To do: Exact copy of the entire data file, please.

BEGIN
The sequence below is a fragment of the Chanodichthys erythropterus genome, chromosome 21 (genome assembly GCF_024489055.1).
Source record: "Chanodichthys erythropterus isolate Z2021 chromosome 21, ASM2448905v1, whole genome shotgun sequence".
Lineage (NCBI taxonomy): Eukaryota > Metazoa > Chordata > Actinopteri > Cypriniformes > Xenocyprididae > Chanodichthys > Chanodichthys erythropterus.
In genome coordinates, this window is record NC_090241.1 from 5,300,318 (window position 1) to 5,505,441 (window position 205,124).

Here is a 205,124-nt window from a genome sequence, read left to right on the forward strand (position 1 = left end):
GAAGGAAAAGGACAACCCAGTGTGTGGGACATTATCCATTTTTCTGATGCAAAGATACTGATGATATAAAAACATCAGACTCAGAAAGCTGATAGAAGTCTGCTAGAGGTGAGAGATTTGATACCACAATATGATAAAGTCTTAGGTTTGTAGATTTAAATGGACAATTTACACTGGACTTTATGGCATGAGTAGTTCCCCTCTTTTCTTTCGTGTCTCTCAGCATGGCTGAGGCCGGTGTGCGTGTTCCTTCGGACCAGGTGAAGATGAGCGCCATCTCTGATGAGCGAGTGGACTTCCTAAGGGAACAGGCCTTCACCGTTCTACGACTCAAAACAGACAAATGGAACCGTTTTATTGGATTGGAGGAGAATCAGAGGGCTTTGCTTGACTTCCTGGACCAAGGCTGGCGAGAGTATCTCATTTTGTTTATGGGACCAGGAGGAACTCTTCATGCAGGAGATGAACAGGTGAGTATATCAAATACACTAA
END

The sequence below is a fragment of the Chanodichthys erythropterus genome, chromosome 21 (genome assembly GCF_024489055.1).
Source record: "Chanodichthys erythropterus isolate Z2021 chromosome 21, ASM2448905v1, whole genome shotgun sequence".
Lineage (NCBI taxonomy): Eukaryota > Metazoa > Chordata > Actinopteri > Cypriniformes > Xenocyprididae > Chanodichthys > Chanodichthys erythropterus.
In genome coordinates, this window is record NC_090241.1 from 5,300,318 (window position 1) to 5,505,441 (window position 205,124).

Here is a 205,124-nt window from a genome sequence, read left to right on the forward strand (position 1 = left end):
GAAGGAAAAGGACAACCCAGTGTGTGGGACATTATCCATTTTTCTGATGCAAAGATACTGATGATATAAAAACATCAGACTCAGAAAGCTGATAGAAGTCTGCTAGAGGTGAGAGATTTGATACCACAATATGATAAAGTCTTAGGTTTGTAGATTTAAATGGACAATTTACACTGGACTTTATGGCATGAGTAGTTCCCCTCTTTTCTTTCGTGTCTCTCAGCATGGCTGAGGCCGGTGTGCGTGTTCCTTCGGACCAGGTGAAGATGAGCGCCATCTCTGATGAGCGAGTGGACTTCCTAAGGGAACAGGCCTTCACCGTTCTACGACTCAAAACAGACAAATGGAACCGTTTTATTGGATTGGAGGAGAATCAGAGGGCTTTGCTTGACTTCCTGGACCAAGGCTGGCGAGAGTATCTCATTTTGTTTATGGGACCAGGAGGAACTCTTCATGCAGGAGATGAACAGGTGAGTATATCAAATACACTAA